Gardening Magazine

Monday Flowers – Scents of Spring

By Julie King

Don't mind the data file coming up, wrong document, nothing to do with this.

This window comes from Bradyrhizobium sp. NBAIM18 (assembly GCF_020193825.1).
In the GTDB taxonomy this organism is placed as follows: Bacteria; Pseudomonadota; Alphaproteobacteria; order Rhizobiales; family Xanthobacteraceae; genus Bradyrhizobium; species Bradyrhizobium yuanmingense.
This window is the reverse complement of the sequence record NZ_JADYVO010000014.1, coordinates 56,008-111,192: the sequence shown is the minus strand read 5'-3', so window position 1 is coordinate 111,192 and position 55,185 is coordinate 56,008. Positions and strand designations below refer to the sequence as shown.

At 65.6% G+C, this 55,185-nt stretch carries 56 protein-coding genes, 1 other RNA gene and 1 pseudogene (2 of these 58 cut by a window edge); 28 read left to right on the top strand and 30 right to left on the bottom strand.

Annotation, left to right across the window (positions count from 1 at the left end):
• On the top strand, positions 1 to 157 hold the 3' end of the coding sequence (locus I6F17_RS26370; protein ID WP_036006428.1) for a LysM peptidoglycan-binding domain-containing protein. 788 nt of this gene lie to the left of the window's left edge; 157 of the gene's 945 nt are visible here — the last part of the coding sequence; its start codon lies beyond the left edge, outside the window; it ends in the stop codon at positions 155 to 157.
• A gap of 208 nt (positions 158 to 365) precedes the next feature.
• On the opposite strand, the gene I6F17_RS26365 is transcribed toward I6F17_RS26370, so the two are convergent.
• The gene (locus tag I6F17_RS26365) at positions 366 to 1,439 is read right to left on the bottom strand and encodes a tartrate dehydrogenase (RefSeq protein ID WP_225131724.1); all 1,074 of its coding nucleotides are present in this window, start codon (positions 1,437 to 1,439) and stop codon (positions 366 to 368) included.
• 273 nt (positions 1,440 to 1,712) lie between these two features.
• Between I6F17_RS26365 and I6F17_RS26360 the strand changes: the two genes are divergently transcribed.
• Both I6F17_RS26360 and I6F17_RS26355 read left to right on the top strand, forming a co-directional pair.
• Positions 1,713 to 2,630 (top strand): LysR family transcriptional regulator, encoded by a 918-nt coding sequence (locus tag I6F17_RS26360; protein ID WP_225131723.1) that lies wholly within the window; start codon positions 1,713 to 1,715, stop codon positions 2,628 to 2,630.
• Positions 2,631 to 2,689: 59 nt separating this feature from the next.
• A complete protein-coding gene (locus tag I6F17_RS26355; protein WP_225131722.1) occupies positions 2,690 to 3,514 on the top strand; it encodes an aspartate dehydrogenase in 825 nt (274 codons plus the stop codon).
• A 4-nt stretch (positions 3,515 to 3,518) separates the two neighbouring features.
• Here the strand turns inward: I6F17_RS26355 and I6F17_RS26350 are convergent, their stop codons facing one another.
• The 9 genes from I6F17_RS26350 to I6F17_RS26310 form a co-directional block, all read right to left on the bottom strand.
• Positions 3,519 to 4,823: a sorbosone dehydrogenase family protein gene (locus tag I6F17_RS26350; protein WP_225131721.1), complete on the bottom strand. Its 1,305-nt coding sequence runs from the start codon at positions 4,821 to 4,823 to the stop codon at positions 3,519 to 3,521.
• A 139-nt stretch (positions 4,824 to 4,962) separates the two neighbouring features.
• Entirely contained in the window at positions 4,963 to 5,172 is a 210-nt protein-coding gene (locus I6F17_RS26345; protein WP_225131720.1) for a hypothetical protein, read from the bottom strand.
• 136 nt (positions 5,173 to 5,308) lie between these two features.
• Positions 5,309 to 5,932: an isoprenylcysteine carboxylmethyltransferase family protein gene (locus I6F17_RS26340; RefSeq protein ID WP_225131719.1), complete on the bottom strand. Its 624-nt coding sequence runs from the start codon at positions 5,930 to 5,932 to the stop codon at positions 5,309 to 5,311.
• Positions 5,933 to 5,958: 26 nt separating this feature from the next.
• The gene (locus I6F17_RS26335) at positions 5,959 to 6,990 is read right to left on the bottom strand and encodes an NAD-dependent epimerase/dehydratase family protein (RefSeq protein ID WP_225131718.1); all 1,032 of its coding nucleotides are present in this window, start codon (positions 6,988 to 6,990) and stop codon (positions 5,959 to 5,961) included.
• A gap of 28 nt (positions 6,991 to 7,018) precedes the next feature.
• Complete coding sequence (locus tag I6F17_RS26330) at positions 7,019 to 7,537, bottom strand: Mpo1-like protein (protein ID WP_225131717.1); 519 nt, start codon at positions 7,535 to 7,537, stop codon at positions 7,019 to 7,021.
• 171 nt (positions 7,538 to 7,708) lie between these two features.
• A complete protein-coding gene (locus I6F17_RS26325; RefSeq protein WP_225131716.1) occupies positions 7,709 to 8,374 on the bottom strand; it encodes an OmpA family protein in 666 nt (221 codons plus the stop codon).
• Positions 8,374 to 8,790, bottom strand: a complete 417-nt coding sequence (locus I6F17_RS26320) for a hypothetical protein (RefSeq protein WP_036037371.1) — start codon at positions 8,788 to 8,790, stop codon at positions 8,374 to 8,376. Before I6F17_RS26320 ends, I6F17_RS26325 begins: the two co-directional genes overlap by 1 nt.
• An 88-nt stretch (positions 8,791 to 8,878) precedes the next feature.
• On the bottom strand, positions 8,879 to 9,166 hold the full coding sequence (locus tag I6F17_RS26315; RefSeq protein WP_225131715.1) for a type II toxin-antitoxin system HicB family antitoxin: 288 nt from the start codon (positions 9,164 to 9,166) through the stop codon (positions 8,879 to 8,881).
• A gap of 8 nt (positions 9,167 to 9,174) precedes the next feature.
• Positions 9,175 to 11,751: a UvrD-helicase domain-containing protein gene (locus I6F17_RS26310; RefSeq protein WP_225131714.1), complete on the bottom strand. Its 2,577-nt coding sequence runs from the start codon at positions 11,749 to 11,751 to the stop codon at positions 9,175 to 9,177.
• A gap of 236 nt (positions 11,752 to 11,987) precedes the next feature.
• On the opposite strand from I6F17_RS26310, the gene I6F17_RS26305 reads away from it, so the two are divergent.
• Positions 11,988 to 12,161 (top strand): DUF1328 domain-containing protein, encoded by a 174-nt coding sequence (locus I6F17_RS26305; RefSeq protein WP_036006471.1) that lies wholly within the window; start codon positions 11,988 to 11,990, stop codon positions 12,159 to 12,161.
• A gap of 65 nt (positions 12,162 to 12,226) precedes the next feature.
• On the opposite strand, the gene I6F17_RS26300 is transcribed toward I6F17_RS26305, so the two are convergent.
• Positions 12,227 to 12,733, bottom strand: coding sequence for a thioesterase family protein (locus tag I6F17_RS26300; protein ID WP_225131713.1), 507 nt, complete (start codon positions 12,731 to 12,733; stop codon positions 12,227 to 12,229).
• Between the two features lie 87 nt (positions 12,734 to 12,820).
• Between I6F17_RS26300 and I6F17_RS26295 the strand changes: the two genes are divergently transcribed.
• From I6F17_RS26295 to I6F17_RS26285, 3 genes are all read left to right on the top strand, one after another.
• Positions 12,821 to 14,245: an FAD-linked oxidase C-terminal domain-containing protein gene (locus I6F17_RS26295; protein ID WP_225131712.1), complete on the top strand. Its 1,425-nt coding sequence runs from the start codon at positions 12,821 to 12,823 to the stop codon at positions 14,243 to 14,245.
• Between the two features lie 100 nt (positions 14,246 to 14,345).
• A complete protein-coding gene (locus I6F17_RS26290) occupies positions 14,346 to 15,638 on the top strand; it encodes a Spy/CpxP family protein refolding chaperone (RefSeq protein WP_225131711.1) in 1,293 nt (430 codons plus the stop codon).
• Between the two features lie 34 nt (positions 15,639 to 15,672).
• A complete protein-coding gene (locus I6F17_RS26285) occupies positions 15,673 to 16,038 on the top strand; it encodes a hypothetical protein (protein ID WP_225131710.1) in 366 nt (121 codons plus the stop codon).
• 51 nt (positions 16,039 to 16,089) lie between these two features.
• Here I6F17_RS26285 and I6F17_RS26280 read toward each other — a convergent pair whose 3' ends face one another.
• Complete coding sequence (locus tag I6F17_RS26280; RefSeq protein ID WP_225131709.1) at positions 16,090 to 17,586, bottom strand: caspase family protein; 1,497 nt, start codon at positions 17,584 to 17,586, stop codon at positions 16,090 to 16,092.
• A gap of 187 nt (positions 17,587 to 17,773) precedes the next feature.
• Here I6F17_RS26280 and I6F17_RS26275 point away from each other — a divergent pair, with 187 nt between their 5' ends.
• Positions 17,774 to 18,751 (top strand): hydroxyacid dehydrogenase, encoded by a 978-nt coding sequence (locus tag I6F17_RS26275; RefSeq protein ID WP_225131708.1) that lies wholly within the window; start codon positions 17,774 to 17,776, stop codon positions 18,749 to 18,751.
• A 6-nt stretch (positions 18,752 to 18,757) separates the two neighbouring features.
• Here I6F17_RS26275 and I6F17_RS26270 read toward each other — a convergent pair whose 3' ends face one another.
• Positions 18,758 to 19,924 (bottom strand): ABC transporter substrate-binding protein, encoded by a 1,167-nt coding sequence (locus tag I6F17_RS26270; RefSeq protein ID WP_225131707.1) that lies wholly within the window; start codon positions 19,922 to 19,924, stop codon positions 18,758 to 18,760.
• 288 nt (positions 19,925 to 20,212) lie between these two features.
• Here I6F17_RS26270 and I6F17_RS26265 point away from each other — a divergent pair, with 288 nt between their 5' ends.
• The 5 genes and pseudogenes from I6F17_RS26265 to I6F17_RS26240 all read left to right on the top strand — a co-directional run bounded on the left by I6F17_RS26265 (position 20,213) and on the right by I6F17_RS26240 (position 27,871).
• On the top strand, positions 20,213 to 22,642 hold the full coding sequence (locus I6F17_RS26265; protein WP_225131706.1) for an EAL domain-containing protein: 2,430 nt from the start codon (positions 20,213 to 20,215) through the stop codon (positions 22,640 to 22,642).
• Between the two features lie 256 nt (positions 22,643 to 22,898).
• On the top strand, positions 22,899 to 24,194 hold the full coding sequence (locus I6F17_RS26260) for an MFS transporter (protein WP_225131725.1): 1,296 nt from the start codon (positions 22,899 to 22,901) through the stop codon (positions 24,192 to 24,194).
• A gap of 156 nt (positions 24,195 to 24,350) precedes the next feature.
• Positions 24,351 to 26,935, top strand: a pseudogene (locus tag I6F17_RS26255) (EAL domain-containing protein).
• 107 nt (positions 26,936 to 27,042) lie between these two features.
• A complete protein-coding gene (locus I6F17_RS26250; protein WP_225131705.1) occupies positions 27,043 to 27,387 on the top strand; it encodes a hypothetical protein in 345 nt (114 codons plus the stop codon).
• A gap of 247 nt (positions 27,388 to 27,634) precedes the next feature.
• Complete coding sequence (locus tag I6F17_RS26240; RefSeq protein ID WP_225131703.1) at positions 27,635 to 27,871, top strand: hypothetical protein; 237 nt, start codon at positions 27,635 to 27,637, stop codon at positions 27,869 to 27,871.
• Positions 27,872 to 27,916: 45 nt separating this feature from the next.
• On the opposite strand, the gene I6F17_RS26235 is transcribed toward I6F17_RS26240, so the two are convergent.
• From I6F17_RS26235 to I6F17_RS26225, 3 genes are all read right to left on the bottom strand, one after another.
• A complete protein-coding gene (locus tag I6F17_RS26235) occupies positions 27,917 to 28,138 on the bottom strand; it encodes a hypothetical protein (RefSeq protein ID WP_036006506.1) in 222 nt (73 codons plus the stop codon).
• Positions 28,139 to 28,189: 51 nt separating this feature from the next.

Spring is feeling a very long way off. Here in the UK January, February and often March bring the coldest weather and with it usually a few days or even weeks of snow. Despite the cold the garden starts to feel the pulse of spring as soon as the days begin to lengthen - the first blossom on the Prunus autumnalis rosea, the strongly scented pink flowers opening on Viburnum bodnantense 'Dawn' and the first snowdrops emerging from the often wet and sometimes frozen ground all remind me that spring is on her way.Monday Flowers – Scents of SpringAt this time of year most of my indoor arrangements rely heavily on bare branches, dried flower heads and the paperwhite narcissi which are flowering in my greenhouse. Now that the Christmas decorations have been packed away there are quite a few empty spots around my house which I decided to fill today with pots of emerging bulbs. As well as beautiful flowers I will have spring scents to cheer me up on cold gray days. As always I am linking my Monday flower faffing to Cathy at Rambling in the Garden. Cathy is the one who encourages us to think creatively every week and get out in our gardens whatever the weather to find something to bring inside.Monday Flowers – Scents of SpringBack in September I planted up terracotta pots of hyacinths, crocus and muscari which I placed outside my greenhouse and just before Christmas I planted the second batch of paperwhite narcissi in my greenhouse bed. The September planted bulbs were doing very well until a rabbit (or a family of rabbits) found them and nipped off the emerging leaves! I am hoping that the flower buds were well covered and I quickly took all the pots inside the greenhouse. Without any additional heat these will flower just a week or two before the same bulbs in my flower beds and they will provide a nice display for my outdoor tables. To speed things up I have decided to bring some of the bulbs inside so have literally very carefully dug emerging bulbs out of their pots and the greenhouse beds to replant them in my indoor containers. I will photograph them again in a week or two so that you can see how they develop.Monday Flowers – Scents of Spring Monday Flowers – Scents of SpringThese beautiful viburnum blooms are a winter favourite of mine. I planted 3 bushes together about 5 years ago and they are finally growing into a large tall shrub which is covered in scented pink flowers on bare branches throughout late winter and early spring. When the winter sun warms the flowers the rich sweet fragrance will catch you unawares as it seems such an unlikely scent in the depths of the winter months.Monday Flowers – Scents of SpringAnother of my winter essentials is Prunus autumnalis rosea - the winter flowering cherry. The blossom is nothing like the overblown frou frou flowers of a spring flowering cherry. These flowers are so delicate they are almost ghost like relations of their spring cousins, but fragile they are not. This blossom stands up to rain and wind and even when the elements do damage the flowers another batch of buds will soon take over. My single tree was only planted 18 months ago and is tiny, but I am looking forward to watching it grow into an adult that will make a real statement in the winter months. For now I am just allowing myself a meagre branch or two to enjoy inside but one day I hope to be able to cut freely whenever this tree is in flower.Monday Flowers – Scents of SpringMonday Flowers – Scents of Spring It has taken me a few weeks to get my act together after the holiday festivities. I have been easing into 2019 very gently with lots of reading, a little tidying and much planning for this years growing season. Workshops for this year are in the diary and full details should be on my Workshop page soon. Gather & Grow Tulips will be on 24th April, Roses on 18th June and Dahlias on 17th September. As always we will be spending the morning in my Cutting Garden talking about choosing and growing these beautiful flowers. In a change to previous years we will then make the short journey to Brigitte's house (Brigitte@mossandstone) to spend the afternoon making arrangements in her gorgeous new workroom and enjoying her garden. A delicious light lunch will be served and there will be plenty of tea, coffee and cake to keep you going. You may have seen Brigitte's very beautiful and creative work in the Telegraph just before Christmas and increasingly she is involved in collaborations with some of the most famous florists, so I feel very lucky to be able to continue to work with her on our Gather & Grow collaborations. All Gather & Grow workshops will be £295 this year, which is a very reasonable price when you consider the cost of many of the workshops Brigitte is involved in. Places are limited and go quickly once we announce these dates on Instagram so if you are interested email me at [email protected], DM me on Instagram or leave a comment below. This year we are looking to add a few new courses to our Gather & Grow favourites and I am excited to tell you about the first which will be Gather & Grow Your Instagram on 30th April. For this course we will be working with Paula from Hill House Vintage, an up and coming vintage and interiors enthusiast and Instagram star. While Brigitte and I help you with styling and photographing a lovely selection of flowers and props Paula will be sharing all her Instagram knowledge to help you make the most of your Instagram experience. At the end of the day you will leave with some new Instagrammable images, a fully prepared story to share on your Instagram stories and a notebook full of ideas to help develop your account. As far as my garden is concerned the only jobs that have been done this year are to prune the espalier trees in the cutting garden ( these should have been done in the summer but it was just too hot), ordering seeds for the cutting garden and sowing the first sweet peas seeds for summer flowers. My autumn sown indoor sweet peas are already romping away up their supports in my greenhouse, so I am optimistic that I will have sweet peas for picking in early spring. I am not a big one for new year resolutions, but I have set an intention to return to growing vegetables this year. Although I have let my vegetable growing slip as my passion for flowers has increased, really I know there is no treat like home grown food and it is so good for both our health and the environment. I am making fresh plans and will be sharing more in February when seed sowing gets underway. So happy new year to all my readers and happy gardening - I hope your garden gives you everything you wish for this year! 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